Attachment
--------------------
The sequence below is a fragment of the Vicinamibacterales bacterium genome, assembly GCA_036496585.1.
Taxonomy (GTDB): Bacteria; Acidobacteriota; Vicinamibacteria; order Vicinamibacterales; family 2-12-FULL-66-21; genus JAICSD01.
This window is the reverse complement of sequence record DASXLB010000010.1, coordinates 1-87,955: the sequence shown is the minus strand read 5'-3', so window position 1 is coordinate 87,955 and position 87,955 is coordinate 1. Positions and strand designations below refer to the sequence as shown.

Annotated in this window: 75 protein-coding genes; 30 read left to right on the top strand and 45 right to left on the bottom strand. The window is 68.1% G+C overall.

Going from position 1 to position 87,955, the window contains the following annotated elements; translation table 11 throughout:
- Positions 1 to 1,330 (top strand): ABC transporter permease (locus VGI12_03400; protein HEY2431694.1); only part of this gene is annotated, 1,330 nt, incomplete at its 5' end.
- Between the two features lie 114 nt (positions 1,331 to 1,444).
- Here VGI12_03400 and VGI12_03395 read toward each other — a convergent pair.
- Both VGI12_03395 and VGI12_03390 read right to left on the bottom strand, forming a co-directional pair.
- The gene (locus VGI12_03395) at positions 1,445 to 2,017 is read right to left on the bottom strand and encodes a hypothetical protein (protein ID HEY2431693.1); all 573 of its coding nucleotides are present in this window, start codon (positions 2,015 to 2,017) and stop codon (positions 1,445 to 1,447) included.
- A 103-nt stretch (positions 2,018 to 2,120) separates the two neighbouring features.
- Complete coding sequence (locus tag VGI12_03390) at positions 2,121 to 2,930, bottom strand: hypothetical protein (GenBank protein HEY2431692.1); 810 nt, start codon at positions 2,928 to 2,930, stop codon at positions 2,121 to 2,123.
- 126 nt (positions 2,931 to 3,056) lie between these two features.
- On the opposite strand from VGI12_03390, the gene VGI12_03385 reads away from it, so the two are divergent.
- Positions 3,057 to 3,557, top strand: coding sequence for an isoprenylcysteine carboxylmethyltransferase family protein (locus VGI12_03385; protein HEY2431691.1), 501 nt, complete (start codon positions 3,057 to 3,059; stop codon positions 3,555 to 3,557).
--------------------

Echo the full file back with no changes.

The sequence below is a fragment of the Vicinamibacterales bacterium genome, assembly GCA_036496585.1.
Taxonomy (GTDB): Bacteria; Acidobacteriota; Vicinamibacteria; order Vicinamibacterales; family 2-12-FULL-66-21; genus JAICSD01.
This window is the reverse complement of sequence record DASXLB010000010.1, coordinates 1-87,955: the sequence shown is the minus strand read 5'-3', so window position 1 is coordinate 87,955 and position 87,955 is coordinate 1. Positions and strand designations below refer to the sequence as shown.

Annotated in this window: 75 protein-coding genes; 30 read left to right on the top strand and 45 right to left on the bottom strand. The window is 68.1% G+C overall.

Going from position 1 to position 87,955, the window contains the following annotated elements; translation table 11 throughout:
- Positions 1 to 1,330 (top strand): ABC transporter permease (locus VGI12_03400; protein HEY2431694.1); only part of this gene is annotated, 1,330 nt, incomplete at its 5' end.
- Between the two features lie 114 nt (positions 1,331 to 1,444).
- Here VGI12_03400 and VGI12_03395 read toward each other — a convergent pair.
- Both VGI12_03395 and VGI12_03390 read right to left on the bottom strand, forming a co-directional pair.
- The gene (locus VGI12_03395) at positions 1,445 to 2,017 is read right to left on the bottom strand and encodes a hypothetical protein (protein ID HEY2431693.1); all 573 of its coding nucleotides are present in this window, start codon (positions 2,015 to 2,017) and stop codon (positions 1,445 to 1,447) included.
- A 103-nt stretch (positions 2,018 to 2,120) separates the two neighbouring features.
- Complete coding sequence (locus tag VGI12_03390) at positions 2,121 to 2,930, bottom strand: hypothetical protein (GenBank protein HEY2431692.1); 810 nt, start codon at positions 2,928 to 2,930, stop codon at positions 2,121 to 2,123.
- 126 nt (positions 2,931 to 3,056) lie between these two features.
- On the opposite strand from VGI12_03390, the gene VGI12_03385 reads away from it, so the two are divergent.
- Positions 3,057 to 3,557, top strand: coding sequence for an isoprenylcysteine carboxylmethyltransferase family protein (locus VGI12_03385; protein HEY2431691.1), 501 nt, complete (start codon positions 3,057 to 3,059; stop codon positions 3,555 to 3,557).